Thursday, December 13, 2018

14 December 2018: Is Housing an Intractable Problem?

Richard K. Green
USC Sol Price School of Public Policy and Marshall School of Business, University of Southern California

Sameer Sharma, DG & CEO, Indian Institute of Corporate Affairs (IICA)

All over the world, in rich countries and poor, housing is a problem. In rich countries it is too expensive, in the absence of subsidy, for those at the bottom of the income distribution. In poor countries, vast numbers lack access to infrastructure that makes housing healthy and accessible: electricity, sewer systems, clean water, and transport. The countries that best house their people—Singapore, Norway, New Zealand and Switzerland—are affluent and have small populations. This talk will look at the strengths and weaknesses of housing policy across a number of countries. It will look at the role of formal property rights, land use regulation, building permit processes, supply and demand side subsidies, and housing finance. It will also discuss value capture as a technique for at once encouraging the construction of new housing while financing the infrastructure necessary to allow dwellers of that housing to be healthy and to have access to employment. While there are policies that do improve housing outcomes, one possibly intractable problem facing successful cities is latent demand. In principle, one could build enough housing to meet demand for any growing city (such as Shanghai or Bangalore), but as a physical, rather than a policy matter, this can be difficult. This implies that very successful cities will need subsidies in order to have the heterogeneous labor force necessary for an economy to thrive. The talk will end by discussing what those subsidies might look like.

Date: December 14, 2018
Time: 04:00 P.M.

Brookings India
No. 6, Second Floor,
Dr. Jose P. Rizal Marg,
New Delhi-110021

Please RSVP and contact and for media inquiries.


Tuesday, December 11, 2018

20 December 2018: Managing a Water Utility in the United States: Lessons in Operations and Finance

Ravindra M Srivastava
U.S. Embassy, New Delhi

Date: December 20, 2018
Time: 03:30 P.M.

Conference Hall, Ground Floor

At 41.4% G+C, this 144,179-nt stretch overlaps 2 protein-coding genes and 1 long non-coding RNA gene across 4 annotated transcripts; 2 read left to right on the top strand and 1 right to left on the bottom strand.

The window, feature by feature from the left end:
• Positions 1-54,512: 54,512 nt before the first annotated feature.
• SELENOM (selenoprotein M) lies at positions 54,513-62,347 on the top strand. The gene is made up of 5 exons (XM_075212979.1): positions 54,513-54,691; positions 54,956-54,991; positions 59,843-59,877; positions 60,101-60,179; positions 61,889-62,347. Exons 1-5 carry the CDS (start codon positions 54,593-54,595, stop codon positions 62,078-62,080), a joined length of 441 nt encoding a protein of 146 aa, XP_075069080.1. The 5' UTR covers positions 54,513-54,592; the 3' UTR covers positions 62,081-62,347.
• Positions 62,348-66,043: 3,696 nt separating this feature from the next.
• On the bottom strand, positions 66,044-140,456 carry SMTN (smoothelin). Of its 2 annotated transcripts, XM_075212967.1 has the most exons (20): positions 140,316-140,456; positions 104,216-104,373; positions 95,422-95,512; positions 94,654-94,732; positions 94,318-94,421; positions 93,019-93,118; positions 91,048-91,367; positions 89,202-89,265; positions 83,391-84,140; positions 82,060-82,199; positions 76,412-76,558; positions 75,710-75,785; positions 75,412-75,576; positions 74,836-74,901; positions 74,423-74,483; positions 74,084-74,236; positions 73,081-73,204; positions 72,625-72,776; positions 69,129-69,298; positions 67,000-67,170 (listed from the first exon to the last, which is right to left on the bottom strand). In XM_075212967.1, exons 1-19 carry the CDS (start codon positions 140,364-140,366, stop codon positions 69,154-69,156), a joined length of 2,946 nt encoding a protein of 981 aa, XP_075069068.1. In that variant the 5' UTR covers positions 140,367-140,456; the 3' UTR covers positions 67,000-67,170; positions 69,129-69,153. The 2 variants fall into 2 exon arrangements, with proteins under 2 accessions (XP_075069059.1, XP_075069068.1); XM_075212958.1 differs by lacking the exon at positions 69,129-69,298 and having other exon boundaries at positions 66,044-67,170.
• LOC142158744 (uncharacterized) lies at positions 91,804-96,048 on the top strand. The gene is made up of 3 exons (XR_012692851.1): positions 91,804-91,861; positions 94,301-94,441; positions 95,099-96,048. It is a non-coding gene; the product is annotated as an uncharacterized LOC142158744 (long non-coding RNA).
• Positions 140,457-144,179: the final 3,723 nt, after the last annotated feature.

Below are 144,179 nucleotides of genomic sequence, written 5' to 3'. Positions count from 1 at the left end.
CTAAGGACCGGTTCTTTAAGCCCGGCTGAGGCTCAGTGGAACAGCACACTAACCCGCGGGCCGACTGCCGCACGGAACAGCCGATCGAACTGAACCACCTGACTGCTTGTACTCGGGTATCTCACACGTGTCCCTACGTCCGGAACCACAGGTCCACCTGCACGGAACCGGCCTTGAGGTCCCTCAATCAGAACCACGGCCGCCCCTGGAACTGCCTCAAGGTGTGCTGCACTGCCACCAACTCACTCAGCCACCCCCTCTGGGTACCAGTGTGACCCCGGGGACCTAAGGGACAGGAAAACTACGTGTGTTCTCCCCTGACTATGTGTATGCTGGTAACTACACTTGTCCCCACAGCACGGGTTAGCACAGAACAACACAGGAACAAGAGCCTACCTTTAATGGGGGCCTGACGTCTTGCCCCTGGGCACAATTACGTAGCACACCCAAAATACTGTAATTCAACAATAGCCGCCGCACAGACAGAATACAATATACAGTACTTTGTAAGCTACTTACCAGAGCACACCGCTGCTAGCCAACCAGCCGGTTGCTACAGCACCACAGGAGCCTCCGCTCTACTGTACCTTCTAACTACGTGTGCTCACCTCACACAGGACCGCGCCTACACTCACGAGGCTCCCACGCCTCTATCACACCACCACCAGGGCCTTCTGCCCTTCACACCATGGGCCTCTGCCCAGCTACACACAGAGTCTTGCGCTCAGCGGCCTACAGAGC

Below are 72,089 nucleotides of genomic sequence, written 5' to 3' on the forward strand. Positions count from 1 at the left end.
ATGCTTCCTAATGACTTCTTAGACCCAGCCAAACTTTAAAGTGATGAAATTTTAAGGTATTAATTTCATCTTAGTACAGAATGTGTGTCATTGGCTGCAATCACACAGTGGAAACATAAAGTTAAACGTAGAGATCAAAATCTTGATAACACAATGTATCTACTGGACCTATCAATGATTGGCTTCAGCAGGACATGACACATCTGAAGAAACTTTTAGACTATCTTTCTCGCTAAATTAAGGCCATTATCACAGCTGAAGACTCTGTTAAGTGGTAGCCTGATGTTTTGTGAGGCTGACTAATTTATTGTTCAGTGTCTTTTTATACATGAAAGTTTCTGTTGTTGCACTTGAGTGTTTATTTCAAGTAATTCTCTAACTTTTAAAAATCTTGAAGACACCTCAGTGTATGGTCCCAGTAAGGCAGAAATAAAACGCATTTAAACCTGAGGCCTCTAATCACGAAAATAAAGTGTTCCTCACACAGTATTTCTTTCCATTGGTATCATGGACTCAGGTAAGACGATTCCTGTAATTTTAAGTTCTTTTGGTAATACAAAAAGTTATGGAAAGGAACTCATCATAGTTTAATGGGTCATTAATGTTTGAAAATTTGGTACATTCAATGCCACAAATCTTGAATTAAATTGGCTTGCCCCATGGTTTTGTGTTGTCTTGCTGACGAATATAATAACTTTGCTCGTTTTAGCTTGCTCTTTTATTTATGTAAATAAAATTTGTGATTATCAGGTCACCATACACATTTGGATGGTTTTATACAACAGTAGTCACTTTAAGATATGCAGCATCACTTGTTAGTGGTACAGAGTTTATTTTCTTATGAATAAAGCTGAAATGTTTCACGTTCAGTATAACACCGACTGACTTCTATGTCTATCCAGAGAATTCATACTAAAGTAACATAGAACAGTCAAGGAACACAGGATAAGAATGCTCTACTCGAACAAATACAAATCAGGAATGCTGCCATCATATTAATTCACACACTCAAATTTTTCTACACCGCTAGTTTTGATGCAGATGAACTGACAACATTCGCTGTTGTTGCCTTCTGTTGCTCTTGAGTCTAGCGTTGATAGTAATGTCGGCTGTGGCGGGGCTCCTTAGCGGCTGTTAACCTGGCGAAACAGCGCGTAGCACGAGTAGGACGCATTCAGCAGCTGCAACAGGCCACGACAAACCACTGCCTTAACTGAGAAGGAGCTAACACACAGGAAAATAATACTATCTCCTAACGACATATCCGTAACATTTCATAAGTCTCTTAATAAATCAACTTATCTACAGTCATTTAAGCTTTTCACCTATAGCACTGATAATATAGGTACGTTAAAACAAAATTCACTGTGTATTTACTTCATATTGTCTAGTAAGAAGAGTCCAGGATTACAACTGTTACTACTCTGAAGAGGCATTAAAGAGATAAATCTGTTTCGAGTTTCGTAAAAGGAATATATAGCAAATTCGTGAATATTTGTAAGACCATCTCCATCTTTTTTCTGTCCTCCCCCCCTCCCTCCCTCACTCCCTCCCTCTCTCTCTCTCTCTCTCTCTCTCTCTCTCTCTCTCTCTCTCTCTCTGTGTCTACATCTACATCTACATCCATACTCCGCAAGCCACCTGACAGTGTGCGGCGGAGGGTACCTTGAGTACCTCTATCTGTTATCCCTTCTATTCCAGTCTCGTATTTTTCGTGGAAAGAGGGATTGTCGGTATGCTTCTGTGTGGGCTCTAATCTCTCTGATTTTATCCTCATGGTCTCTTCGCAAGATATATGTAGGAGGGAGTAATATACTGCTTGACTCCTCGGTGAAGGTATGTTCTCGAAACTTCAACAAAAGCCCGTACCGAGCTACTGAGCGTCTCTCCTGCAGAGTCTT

R&T Building
National Institute of Public Finance and Policy,
18/2 Satsang Vihar Marg, Special Institutional Area,
New Delhi-110067(INDIA)


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Friday, December 7, 2018

10 December 2018: Talk on Pradhan Mantri Jan Arogya Yojana: Lessons from India’s Previous Government Health Insurance Programmes

Jeffrey Hammer
National Council of Applied Economic Research (NCAER)

The newly launched Pradhan Mantri Jan Arogya Yojana (PMJAY) has the mandate to deliver health insurance coverage of Rs 5 lakh per family per year to over 10 crore poor and vulnerable Indian families. Under the larger ambit of Ayushmaan Bharat, PMJAY is envisioned to be the world’s largest health insurance programme aimed at increasing access to quality healthcare and reducing the financial burden of catastrophic expenses on poor and vulnerable groups.

This ambitious scheme comes after previous similar efforts for nation-wide health insurance, such as the Rashtriya Swasthya Bima Yojana (RSBY), have not yielded desired results. What can we learn from these past efforts? The third session in the Policy In-Depth series will explore some of these implementation challenges, namely - pricing, third party monitoring, regulation and insurance fraud, the current quality of government hospitals, as well as, concerns on the current capacity of the government administrative structure. Underpinning the discussion will be the significant informational requirements necessary to support the programme.

Date: December 10, 2018
Time: 03:00 P.M.

Conference Hall
Centre for Policy Research,
Dharma Marg, Chanakyapuri,
New Delhi–110021(INDIA)

Kindly click here: to register or RSVP at


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